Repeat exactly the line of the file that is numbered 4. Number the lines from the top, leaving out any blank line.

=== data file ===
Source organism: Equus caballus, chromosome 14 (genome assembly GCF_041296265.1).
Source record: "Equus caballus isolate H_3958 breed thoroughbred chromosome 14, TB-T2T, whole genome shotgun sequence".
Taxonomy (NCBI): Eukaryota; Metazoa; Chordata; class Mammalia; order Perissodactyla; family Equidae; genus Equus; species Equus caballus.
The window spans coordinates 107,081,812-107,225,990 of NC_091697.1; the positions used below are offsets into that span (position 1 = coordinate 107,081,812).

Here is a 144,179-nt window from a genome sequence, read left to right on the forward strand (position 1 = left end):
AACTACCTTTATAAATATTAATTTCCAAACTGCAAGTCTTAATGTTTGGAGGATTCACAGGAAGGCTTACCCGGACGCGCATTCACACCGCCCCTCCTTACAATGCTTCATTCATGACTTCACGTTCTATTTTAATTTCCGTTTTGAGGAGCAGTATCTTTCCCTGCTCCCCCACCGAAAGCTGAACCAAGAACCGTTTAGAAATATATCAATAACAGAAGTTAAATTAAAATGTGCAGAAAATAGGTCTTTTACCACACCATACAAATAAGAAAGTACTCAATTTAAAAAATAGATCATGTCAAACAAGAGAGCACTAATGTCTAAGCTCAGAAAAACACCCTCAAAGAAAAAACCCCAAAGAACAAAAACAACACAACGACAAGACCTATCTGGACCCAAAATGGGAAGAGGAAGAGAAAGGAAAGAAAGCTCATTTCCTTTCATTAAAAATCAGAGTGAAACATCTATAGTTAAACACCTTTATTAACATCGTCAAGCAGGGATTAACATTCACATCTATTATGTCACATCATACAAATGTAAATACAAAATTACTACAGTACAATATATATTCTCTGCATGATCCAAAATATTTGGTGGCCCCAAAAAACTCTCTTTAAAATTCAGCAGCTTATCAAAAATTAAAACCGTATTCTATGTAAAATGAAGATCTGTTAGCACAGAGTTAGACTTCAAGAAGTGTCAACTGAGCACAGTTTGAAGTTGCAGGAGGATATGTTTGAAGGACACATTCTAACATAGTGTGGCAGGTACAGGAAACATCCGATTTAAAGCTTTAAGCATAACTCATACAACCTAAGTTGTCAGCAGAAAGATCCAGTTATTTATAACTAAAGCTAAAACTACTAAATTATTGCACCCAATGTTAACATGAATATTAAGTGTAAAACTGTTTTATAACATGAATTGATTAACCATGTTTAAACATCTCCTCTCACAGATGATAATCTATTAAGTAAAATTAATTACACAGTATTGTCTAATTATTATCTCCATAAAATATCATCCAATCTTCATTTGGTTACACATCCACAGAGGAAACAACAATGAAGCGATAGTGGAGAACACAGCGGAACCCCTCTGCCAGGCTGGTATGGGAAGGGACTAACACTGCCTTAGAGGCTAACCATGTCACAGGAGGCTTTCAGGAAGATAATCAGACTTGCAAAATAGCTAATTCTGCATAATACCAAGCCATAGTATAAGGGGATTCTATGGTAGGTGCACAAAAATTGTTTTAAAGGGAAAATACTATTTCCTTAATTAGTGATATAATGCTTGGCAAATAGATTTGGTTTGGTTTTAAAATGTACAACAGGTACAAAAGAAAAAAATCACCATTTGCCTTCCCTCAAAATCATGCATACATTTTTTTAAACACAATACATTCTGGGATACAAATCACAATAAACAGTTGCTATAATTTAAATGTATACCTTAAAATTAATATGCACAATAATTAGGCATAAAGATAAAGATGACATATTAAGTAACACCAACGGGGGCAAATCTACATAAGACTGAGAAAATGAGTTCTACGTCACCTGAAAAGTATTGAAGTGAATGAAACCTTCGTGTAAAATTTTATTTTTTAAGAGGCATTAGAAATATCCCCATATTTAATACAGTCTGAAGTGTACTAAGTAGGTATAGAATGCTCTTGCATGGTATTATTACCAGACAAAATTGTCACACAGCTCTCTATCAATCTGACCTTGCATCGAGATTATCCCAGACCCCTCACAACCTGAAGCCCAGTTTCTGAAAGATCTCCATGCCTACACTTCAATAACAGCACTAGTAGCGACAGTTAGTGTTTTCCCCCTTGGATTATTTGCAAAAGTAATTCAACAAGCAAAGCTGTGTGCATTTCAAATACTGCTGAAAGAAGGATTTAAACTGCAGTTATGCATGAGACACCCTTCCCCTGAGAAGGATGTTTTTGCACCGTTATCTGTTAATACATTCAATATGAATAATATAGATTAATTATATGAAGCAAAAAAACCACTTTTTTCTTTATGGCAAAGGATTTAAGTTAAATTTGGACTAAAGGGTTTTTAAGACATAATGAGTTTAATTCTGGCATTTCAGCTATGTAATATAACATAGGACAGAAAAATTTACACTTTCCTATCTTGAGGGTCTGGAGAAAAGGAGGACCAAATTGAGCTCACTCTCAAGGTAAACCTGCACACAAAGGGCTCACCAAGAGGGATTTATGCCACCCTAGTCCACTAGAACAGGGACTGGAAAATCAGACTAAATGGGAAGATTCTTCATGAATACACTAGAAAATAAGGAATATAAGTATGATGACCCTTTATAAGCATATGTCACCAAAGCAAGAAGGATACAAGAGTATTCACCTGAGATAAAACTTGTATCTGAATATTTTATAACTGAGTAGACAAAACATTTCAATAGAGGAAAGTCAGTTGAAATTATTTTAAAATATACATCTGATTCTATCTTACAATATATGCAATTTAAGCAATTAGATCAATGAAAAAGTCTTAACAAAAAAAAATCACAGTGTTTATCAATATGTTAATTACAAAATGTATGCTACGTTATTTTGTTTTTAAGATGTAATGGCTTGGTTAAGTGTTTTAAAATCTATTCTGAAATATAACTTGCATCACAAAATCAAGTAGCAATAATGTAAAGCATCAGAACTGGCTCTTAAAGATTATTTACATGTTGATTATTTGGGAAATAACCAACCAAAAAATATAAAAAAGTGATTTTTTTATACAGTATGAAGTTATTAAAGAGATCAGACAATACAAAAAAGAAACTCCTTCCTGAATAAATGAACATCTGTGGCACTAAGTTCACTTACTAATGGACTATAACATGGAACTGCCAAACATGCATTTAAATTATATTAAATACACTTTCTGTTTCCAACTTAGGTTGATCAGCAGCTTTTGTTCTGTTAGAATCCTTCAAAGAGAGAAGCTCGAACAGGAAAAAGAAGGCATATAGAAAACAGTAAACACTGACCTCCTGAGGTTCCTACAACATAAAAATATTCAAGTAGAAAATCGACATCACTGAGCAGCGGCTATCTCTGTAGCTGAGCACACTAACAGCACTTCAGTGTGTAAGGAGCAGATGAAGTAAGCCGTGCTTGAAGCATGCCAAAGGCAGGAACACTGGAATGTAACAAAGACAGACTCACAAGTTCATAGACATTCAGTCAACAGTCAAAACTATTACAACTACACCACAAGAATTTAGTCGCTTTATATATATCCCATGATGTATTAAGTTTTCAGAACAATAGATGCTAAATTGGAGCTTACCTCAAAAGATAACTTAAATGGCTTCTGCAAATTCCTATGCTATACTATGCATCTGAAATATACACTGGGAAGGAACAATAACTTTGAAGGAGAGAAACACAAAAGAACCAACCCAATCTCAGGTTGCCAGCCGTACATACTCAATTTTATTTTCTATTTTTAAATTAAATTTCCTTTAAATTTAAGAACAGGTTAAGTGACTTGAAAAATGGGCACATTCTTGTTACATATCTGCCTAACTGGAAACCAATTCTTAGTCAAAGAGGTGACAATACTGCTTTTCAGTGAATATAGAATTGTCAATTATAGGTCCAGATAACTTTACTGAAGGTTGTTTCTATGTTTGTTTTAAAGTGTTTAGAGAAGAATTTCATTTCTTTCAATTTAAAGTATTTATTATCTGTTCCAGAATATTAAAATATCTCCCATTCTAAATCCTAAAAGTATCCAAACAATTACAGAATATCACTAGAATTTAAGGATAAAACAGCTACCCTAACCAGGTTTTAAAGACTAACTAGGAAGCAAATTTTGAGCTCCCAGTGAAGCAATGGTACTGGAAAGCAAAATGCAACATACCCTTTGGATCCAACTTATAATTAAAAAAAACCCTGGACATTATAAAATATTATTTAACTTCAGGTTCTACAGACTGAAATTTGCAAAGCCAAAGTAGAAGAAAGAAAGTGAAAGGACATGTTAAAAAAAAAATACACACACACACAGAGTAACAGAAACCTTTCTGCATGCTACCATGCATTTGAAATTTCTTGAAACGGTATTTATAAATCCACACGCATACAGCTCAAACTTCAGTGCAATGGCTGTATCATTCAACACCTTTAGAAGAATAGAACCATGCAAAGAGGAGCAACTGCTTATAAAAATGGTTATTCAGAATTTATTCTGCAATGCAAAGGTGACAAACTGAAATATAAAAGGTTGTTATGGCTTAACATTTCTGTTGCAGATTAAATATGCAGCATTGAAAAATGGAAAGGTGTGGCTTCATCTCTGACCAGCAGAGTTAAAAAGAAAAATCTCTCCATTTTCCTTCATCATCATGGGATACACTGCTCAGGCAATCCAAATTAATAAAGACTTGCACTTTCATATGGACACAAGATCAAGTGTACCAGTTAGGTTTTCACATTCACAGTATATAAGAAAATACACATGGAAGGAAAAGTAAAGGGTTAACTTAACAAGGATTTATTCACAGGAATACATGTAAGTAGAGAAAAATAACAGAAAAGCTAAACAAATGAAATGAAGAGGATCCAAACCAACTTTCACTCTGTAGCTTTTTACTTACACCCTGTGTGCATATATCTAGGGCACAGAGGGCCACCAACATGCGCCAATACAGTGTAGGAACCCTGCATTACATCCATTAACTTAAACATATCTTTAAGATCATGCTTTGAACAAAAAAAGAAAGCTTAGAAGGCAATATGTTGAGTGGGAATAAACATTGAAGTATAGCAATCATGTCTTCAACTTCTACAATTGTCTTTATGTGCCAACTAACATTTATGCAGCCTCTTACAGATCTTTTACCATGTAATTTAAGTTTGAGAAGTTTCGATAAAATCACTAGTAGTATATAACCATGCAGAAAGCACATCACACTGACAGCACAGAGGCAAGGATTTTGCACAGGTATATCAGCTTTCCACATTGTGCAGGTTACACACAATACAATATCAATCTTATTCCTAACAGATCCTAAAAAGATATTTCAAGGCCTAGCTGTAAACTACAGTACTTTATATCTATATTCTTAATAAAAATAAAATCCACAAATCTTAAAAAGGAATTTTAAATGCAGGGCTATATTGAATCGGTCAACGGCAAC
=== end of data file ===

The window spans coordinates 107,081,812-107,225,990 of NC_091697.1; the positions used below are offsets into that span (position 1 = coordinate 107,081,812).